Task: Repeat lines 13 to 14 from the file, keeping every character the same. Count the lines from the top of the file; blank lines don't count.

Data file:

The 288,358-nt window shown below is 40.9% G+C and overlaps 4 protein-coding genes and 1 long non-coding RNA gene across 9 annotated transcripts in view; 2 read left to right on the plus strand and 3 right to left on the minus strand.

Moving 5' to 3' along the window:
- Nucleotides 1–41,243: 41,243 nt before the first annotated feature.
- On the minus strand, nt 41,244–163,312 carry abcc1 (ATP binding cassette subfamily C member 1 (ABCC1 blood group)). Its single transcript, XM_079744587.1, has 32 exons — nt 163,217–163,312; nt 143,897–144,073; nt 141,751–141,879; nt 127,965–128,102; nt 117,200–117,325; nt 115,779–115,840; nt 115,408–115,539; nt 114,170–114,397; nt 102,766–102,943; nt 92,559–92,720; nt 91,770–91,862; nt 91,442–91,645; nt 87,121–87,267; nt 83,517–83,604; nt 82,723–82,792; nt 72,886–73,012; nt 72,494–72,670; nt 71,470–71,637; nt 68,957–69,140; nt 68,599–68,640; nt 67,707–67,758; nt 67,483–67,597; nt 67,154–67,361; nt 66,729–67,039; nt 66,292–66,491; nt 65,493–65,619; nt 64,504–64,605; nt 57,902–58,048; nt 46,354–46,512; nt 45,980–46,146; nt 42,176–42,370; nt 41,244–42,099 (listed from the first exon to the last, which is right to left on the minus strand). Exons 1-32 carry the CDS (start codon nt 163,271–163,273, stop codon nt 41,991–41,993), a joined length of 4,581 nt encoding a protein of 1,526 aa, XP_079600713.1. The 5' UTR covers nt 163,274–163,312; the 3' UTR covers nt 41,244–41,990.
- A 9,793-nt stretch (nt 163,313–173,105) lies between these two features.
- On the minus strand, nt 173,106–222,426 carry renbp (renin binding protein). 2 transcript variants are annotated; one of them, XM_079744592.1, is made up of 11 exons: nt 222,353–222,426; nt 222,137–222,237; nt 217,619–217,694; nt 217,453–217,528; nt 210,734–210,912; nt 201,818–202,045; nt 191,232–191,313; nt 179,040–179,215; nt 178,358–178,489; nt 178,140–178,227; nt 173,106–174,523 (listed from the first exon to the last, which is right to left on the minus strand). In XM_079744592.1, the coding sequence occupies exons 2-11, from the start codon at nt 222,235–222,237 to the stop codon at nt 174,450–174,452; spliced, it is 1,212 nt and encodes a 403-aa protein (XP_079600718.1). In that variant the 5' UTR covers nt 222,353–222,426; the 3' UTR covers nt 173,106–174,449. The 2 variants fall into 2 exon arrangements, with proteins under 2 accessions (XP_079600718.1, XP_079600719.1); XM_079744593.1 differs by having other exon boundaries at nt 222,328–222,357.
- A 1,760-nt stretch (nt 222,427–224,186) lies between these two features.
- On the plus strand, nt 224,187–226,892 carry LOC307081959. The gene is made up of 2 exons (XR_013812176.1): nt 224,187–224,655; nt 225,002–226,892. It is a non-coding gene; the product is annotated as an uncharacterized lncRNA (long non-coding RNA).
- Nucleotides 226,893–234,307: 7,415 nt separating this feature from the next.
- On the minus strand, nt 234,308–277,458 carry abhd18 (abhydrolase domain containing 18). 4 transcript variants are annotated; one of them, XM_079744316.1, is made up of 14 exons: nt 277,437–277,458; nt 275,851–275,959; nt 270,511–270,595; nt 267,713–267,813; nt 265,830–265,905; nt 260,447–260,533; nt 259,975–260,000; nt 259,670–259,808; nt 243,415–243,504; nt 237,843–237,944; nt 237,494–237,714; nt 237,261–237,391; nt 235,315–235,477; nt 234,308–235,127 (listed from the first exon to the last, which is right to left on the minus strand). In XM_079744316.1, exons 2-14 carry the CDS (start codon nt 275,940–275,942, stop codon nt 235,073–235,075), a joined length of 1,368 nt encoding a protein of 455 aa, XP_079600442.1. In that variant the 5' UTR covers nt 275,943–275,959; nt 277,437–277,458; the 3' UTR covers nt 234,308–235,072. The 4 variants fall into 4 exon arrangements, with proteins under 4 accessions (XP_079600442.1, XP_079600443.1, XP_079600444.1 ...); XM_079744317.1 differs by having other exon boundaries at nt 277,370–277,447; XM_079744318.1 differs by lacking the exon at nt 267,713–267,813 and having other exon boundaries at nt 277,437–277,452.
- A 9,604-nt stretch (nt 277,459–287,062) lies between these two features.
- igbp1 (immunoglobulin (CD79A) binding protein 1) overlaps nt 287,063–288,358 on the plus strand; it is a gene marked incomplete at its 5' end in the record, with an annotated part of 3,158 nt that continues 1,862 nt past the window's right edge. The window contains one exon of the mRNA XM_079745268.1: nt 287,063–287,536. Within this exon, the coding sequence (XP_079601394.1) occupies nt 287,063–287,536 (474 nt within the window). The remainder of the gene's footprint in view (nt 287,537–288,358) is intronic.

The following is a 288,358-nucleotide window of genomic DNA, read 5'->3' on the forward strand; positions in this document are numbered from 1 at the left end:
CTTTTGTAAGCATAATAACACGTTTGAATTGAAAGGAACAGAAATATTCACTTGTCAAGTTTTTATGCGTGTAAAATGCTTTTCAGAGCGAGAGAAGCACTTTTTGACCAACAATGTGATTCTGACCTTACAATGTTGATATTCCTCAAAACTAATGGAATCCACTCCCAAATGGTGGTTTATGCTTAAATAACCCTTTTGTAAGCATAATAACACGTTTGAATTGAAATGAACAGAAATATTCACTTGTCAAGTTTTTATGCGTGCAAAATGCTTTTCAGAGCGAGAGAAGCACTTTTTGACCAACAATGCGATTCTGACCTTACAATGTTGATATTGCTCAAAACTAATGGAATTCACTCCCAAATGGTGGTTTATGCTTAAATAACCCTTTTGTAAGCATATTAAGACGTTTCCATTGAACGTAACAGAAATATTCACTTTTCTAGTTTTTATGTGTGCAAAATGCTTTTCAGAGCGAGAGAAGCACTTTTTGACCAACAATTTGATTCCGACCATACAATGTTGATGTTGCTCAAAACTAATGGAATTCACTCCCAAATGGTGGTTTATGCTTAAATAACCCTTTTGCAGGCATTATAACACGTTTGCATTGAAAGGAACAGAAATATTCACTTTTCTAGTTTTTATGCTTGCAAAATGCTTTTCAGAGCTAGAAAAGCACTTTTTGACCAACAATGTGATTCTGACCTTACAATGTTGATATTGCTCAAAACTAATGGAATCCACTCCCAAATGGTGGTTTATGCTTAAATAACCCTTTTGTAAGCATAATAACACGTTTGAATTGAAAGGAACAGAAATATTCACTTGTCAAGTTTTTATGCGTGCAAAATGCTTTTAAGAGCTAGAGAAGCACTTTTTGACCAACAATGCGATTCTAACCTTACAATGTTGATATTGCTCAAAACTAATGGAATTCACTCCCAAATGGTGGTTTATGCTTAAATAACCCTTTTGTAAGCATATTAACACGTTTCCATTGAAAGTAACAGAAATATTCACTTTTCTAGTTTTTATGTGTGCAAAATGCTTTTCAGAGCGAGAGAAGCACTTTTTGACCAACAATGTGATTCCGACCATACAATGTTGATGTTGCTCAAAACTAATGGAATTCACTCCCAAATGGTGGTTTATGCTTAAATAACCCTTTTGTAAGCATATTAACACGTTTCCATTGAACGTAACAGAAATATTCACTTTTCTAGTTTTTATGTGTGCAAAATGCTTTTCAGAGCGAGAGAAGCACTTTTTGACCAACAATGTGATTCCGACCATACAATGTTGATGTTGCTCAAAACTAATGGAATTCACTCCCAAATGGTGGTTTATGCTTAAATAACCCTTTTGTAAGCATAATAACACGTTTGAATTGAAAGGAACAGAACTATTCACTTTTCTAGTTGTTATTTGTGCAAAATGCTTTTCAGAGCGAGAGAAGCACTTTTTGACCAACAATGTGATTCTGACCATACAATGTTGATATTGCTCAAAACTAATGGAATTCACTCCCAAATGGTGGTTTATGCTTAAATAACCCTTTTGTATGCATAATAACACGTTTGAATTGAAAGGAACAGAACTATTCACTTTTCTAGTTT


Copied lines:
The following is a 288,358-nucleotide window of genomic DNA, read 5'->3' on the forward strand; positions in this document are numbered from 1 at the left end:
CTTTTGTAAGCATAATAACACGTTTGAATTGAAAGGAACAGAAATATTCACTTGTCAAGTTTTTATGCGTGTAAAATGCTTTTCAGAGCGAGAGAAGCACTTTTTGACCAACAATGTGATTCTGACCTTACAATGTTGATATTCCTCAAAACTAATGGAATCCACTCCCAAATGGTGGTTTATGCTTAAATAACCCTTTTGTAAGCATAATAACACGTTTGAATTGAAATGAACAGAAATATTCACTTGTCAAGTTTTTATGCGTGCAAAATGCTTTTCAGAGCGAGAGAAGCACTTTTTGACCAACAATGCGATTCTGACCTTACAATGTTGATATTGCTCAAAACTAATGGAATTCACTCCCAAATGGTGGTTTATGCTTAAATAACCCTTTTGTAAGCATATTAAGACGTTTCCATTGAACGTAACAGAAATATTCACTTTTCTAGTTTTTATGTGTGCAAAATGCTTTTCAGAGCGAGAGAAGCACTTTTTGACCAACAATTTGATTCCGACCATACAATGTTGATGTTGCTCAAAACTAATGGAATTCACTCCCAAATGGTGGTTTATGCTTAAATAACCCTTTTGCAGGCATTATAACACGTTTGCATTGAAAGGAACAGAAATATTCACTTTTCTAGTTTTTATGCTTGCAAAATGCTTTTCAGAGCTAGAAAAGCACTTTTTGACCAACAATGTGATTCTGACCTTACAATGTTGATATTGCTCAAAACTAATGGAATCCACTCCCAAATGGTGGTTTATGCTTAAATAACCCTTTTGTAAGCATAATAACACGTTTGAATTGAAAGGAACAGAAATATTCACTTGTCAAGTTTTTATGCGTGCAAAATGCTTTTAAGAGCTAGAGAAGCACTTTTTGACCAACAATGCGATTCTAACCTTACAATGTTGATATTGCTCAAAACTAATGGAATTCACTCCCAAATGGTGGTTTATGCTTAAATAACCCTTTTGTAAGCATATTAACACGTTTCCATTGAAAGTAACAGAAATATTCACTTTTCTAGTTTTTATGTGTGCAAAATGCTTTTCAGAGCGAGAGAAGCACTTTTTGACCAACAATGTGATTCCGACCATACAATGTTGATGTTGCTCAAAACTAATGGAATTCACTCCCAAATGGTGGTTTATGCTTAAATAACCCTTTTGTAAGCATATTAACACGTTTCCATTGAACGTAACAGAAATATTCACTTTTCTAGTTTTTATGTGTGCAAAATGCTTTTCAGAGCGAGAGAAGCACTTTTTGACCAACAATGTGATTCCGACCATACAATGTTGATGTTGCTCAAAACTAATGGAATTCACTCCCAAATGGTGGTTTATGCTTAAATAACCCTTTTGTAAGCATAATAACACGTTTGAATTGAAAGGAACAGAACTATTCACTTTTCTAGTTGTTATTTGTGCAAAATGCTTTTCAGAGCGAGAGAAGCACTTTTTGACCAACAATGTGATTCTGACCATACAATGTTGATATTGCTCAAAACTAATGGAATTCACTCCCAAATGGTGGTTTATGCTTAAATAACCCTTTTGTATGCATAATAACACGTTTGAATTGAAAGGAACAGAACTATTCACTTTTCTAGTTT